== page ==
Textual Commentary on Romans, Chapter 16
edited by Robert Nguyen Cramer, BibleTexts.com
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Was Romans 16 written to the Romans or
to the Ephesians, as a letter of recommendation for Phoebe?
Helmut Koester's view: The entire 16th chapter of Romans is very possibly a letter that Paul wrote to the church in Ephesus and is not part of his letter to the church in Rome. According to some scholars, Paul's letter to the Romans is contained in its entirety in what is now Romans chapter 1 through chapter 15. Dr. Helmut Koester said :
...I'll say a few things about the Epistle to the Romans. First of all, I think there are two letters. Romans 16 was not sent to Rome. Romans 16 has a long list of several dozen names of people that Paul knows. He didn't know several dozen people in Rome. Moreover we know that these people are connected with Ephesus.
Prisca and Aquila were in Corinth, and they came over to Ephesus when Paul started his mission there as his assistants. That Prisca and Aquila had meanwhile moved to Rome is not quite believable, because they were apparently still in Ephesus a few months earlier, when Paul left there. So were many others…
Romans 16 is a letter of recommendation, the earliest letter of recommendation for a Christian minister, and it's written for a woman, Phoebe, who is, in the beginning of the chapter, said to have been a deacon, not a deaconess -- but a deacon in the sense of a preacher, a minister, because Paul uses the same word for himself. He calls himself, in a number of instances, a deacon of the new covenant in 2 Corinthians.
It's the male form not even the female form that is used in Greek here. The other word that is used for Phoebe is a Greek word "prostatis." Now if you go into the general dictionary of Greek, it will say "prostatis" has two meanings: "1. president, and 2. patron." Now an Old and New Testament dictionary which is no longer in print said "prostatis" means "1. president, 2. patron, 3. helper," in parenthesis, "(only in Romans 16:1)." And that's the translation that has existed for a long time. I think it has now disappeared from The New Revised Standard Version.
So, Paul writes this as a recommendation for Phoebe who is probably the president of the Christian community in Cenchreae and a deacon that is a preacher -- not a helper and a deaconess. (That's the old translation.)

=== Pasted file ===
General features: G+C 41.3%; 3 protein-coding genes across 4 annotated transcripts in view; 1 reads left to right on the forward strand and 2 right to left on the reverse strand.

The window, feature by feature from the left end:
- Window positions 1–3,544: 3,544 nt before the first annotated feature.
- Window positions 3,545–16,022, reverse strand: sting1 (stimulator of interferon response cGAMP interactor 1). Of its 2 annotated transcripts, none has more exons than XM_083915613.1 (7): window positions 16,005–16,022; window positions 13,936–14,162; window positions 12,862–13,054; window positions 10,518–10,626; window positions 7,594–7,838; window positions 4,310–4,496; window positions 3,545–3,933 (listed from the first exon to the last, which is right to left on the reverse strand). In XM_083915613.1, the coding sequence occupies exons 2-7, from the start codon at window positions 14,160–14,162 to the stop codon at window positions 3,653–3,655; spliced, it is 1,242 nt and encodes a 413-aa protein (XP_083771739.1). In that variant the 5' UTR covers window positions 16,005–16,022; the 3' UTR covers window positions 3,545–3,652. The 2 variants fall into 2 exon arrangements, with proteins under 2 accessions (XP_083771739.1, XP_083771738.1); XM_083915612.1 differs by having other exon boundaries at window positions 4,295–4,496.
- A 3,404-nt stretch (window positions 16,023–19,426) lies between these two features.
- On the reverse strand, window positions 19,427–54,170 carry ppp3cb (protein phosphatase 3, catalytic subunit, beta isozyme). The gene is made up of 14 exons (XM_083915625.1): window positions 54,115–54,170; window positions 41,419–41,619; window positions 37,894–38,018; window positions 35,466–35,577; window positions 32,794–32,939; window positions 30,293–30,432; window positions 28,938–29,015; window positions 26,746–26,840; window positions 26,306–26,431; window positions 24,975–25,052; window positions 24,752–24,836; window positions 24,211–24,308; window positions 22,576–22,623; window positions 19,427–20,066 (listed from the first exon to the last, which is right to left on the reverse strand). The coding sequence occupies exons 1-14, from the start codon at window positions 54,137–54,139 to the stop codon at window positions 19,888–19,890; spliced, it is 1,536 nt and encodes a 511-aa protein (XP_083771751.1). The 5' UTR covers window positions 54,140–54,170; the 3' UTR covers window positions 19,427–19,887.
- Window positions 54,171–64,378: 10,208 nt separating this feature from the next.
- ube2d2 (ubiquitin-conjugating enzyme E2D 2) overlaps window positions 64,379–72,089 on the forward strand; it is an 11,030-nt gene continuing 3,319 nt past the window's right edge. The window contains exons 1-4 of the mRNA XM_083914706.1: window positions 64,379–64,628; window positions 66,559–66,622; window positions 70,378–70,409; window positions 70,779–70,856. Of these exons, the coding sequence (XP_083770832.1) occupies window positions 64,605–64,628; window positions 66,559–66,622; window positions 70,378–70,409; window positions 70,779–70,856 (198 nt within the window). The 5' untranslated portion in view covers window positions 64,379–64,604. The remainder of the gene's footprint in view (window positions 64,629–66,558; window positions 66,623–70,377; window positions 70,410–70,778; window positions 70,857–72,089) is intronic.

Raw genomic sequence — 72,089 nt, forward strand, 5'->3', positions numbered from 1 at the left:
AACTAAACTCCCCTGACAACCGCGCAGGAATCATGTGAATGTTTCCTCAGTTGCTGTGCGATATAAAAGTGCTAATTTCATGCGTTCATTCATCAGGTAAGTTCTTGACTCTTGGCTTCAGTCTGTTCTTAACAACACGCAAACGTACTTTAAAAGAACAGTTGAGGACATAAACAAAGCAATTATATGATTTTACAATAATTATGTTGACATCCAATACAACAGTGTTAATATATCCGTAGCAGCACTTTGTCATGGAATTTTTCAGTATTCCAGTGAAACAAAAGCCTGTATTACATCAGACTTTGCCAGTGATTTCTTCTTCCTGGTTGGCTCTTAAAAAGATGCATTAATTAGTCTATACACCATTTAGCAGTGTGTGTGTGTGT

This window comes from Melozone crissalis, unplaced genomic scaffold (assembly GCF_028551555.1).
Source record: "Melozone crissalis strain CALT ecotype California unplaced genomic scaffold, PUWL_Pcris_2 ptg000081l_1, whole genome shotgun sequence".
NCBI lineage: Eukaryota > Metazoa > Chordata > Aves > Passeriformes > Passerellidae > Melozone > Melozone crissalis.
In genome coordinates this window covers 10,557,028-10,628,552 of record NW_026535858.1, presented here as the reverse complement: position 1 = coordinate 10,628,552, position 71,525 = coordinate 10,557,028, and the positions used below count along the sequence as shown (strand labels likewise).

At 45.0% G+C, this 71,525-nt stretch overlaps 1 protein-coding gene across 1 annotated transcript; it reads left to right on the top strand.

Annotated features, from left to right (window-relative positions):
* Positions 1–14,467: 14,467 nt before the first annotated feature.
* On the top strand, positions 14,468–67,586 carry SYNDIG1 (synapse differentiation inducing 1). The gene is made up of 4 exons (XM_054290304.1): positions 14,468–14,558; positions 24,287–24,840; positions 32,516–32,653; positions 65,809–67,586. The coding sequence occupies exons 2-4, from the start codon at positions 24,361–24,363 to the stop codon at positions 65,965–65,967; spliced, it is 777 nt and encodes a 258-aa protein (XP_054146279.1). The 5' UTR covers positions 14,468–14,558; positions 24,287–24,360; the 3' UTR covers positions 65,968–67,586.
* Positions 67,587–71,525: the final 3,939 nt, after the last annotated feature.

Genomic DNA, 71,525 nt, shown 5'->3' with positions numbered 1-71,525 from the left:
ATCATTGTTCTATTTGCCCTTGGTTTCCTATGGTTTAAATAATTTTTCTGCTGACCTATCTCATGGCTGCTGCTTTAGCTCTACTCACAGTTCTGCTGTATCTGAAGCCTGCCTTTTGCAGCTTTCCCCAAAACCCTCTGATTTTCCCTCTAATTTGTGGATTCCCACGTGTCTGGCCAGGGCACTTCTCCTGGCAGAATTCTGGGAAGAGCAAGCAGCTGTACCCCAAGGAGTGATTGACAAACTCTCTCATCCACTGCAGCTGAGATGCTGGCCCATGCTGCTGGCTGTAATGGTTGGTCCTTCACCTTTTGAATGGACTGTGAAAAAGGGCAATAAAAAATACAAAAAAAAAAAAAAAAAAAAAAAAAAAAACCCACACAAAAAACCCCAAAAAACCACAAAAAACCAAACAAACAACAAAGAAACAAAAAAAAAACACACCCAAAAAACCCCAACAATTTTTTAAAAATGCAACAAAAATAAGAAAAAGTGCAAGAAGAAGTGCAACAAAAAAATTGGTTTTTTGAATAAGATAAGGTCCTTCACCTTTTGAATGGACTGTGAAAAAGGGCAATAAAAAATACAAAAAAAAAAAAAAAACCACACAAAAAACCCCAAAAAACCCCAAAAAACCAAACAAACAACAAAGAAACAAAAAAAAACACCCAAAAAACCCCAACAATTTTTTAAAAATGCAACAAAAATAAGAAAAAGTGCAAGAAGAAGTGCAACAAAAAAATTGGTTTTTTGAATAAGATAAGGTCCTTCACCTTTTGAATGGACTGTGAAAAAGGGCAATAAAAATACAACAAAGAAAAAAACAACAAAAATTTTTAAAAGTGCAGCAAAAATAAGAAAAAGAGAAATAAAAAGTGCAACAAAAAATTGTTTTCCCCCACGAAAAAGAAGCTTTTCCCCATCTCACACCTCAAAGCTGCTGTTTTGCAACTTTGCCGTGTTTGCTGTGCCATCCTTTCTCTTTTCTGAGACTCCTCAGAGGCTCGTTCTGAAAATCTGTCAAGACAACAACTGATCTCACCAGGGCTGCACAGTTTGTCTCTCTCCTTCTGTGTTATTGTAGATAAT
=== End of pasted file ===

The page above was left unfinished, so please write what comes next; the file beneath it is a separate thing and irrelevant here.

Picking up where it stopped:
And this letter has one other very interesting information about women, namely it contains greetings to Junia and Andronicus, who both have been "well-respected apostles before me." Now Junia is a woman. I showed you the inscription for Junia for the woman.1 And there's an old debate that this should read, "Junias," which is a male name, with an "s" at the end, and that's because it was unthinkable that a woman was an apostle.
Now early in this century a very famous German scholar, Hans Lietzmann, who was a superb philologian, made an investigation into all surviving names of antiquity and came to the conclusion that the name Junias did not exist -- that the name Junianus existed and that the name Junias is possible as a short form for the name Junianus, but there was no evidence that it was ever used. So he says philologically you cannot bring evidence that this was a man Junias rather than a woman Junia, but he says that since it's not thinkable that a woman was an apostle, we have to read the male name Junias. And later commentaries say we have to read the male name Junias, because Hans Lietzmann has brought the philological evidence. Well,... he has done the evidence. He has done the opposite! So, no question -- scholars agree today that indeed Romans 16 contains reference to a female apostle named Junia, whom Paul recognized as an apostle before him.
The other two dozen names are not girlfriends and boyfriends of Paul, but they are, of course, collaborators, and Paul writes this letter to Ephesus as a sort of final greeting to the Ephesian community, with also greetings among others from Erastus, the city treasurer, of which I showed you the slide of the pavement that he made.  That is Romans 16. Romans 1 through 15 is also a letter of recommendation, but a letter of recommendation for himself, because he now goes to the community that does not know him…